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Minio prepares new object storage dish for 2019

The CEO of object storage startup Minio wants to change the way people talk about his company in 2019, beginning with the way they say its name.

Most people pronounce it “MIN-EO” but CEO and founder Anand Babu Pariasamy said he wants the company known as Min-IO, as in “minimal IO.” The effort to reduce latency is reflected in a new hardware product that Minio plans to launch in 2019 to optimize its object storage software performance.

Minio is an object storage server released under Apache License 2.0 and compatible with Amazon S3 cloud storage. Periasamy bills Minio as object storage for AI.

Like most object storage vendors, Minio started out selling private cloud storage. But now it is aiming for data centers and private clouds by targeting specific applications.

“We want to see more applications built on object storage,” Pariasamy said during a recent press event at its Palo Alto, California, headquarters. “If you tell customers object is better than file and block, it’s not going to work. They need applications.”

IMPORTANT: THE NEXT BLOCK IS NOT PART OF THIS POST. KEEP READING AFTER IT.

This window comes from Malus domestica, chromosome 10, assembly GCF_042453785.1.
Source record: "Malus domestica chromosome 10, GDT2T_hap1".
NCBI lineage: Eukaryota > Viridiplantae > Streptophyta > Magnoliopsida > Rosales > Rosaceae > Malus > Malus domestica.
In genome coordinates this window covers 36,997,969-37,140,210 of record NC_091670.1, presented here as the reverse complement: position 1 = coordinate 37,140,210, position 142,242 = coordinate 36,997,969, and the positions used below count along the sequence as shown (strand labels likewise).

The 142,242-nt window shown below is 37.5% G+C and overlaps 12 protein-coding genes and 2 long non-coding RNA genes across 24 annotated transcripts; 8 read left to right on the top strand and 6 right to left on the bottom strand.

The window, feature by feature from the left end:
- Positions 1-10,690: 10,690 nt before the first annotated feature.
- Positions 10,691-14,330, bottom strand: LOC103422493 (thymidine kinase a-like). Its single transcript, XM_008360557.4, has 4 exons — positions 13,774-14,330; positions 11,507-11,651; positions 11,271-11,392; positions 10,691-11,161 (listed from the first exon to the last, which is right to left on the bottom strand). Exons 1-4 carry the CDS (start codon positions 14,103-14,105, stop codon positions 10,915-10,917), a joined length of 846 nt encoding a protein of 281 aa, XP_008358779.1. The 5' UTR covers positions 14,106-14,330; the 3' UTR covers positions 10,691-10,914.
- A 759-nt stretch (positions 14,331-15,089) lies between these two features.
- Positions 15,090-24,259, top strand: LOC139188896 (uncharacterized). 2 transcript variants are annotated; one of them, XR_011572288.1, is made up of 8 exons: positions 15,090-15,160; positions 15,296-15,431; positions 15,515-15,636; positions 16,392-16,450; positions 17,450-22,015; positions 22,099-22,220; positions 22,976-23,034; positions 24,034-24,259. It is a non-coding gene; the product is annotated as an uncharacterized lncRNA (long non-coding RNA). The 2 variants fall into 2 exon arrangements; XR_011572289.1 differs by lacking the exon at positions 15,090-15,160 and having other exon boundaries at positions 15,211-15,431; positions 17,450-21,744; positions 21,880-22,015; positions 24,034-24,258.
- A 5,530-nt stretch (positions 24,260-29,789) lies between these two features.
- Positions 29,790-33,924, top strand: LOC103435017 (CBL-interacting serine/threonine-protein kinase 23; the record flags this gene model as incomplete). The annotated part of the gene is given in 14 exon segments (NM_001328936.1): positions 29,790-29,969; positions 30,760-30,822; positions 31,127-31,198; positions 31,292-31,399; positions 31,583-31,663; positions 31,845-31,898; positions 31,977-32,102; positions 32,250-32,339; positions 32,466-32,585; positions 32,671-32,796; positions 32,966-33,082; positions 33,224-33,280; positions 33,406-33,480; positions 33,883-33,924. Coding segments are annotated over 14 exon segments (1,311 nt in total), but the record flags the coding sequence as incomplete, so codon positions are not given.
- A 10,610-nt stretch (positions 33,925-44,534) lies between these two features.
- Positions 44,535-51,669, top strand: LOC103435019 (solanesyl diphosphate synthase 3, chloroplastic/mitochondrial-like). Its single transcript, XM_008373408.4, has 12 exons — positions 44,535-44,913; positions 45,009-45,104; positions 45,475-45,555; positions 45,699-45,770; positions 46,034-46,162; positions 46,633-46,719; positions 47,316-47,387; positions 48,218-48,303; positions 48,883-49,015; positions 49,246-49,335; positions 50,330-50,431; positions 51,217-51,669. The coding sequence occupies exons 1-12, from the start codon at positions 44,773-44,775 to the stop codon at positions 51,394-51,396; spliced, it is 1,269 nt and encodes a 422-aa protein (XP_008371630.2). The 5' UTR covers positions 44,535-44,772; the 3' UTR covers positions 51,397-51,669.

Periasamy also wants people to change the way people talk about object storage and its relationship to AI. “AI is big data,” he said. “Object storage uses cases are machine learning, big data analytics, and application data. The primary use case for Minio has been replacing Hadoop.”

He said developments such as Amazon Outposts and Microsoft Azure Stack that bring public cloud technology into on-premises data centers will blur the lines between public and private clouds.

“In the end, the enterprise IT will look like AWS,” he said.

He sees his main competition coming from the likes of Cloudera Hadoop software and Pure Storage’s FlashBlade all-flash array for unstructured data.

Minio is working on its own flash performance system that Periasamy said will ship in 2019. He said Minio has worked with hardware partner Samsung for six months on the storage system.

The hardware is an all-flash box that uses high-capacity quad-level cell (QLC) NVMe drives, up to eight servers with Intel Skylake chips, and Mellanox CX5 1000 Gigabit per second Ethernet switches. The system will perform erasure coding and bit-rot detection for data protection.

Periasamy said the server-based architecture is different from a typical storage array.

“We don’t come from the storage world, and that’s our strength,” he said. “We don’t look at this from a storage point of view. The problem with storage is, they’re all like chefs. They teach other chefs and if anyone tries to make changes to their recipes, they hate it.”

So 2019 may be the year that Minio either cooks up something different and tasty, or becomes one more chef that spoils the soup.

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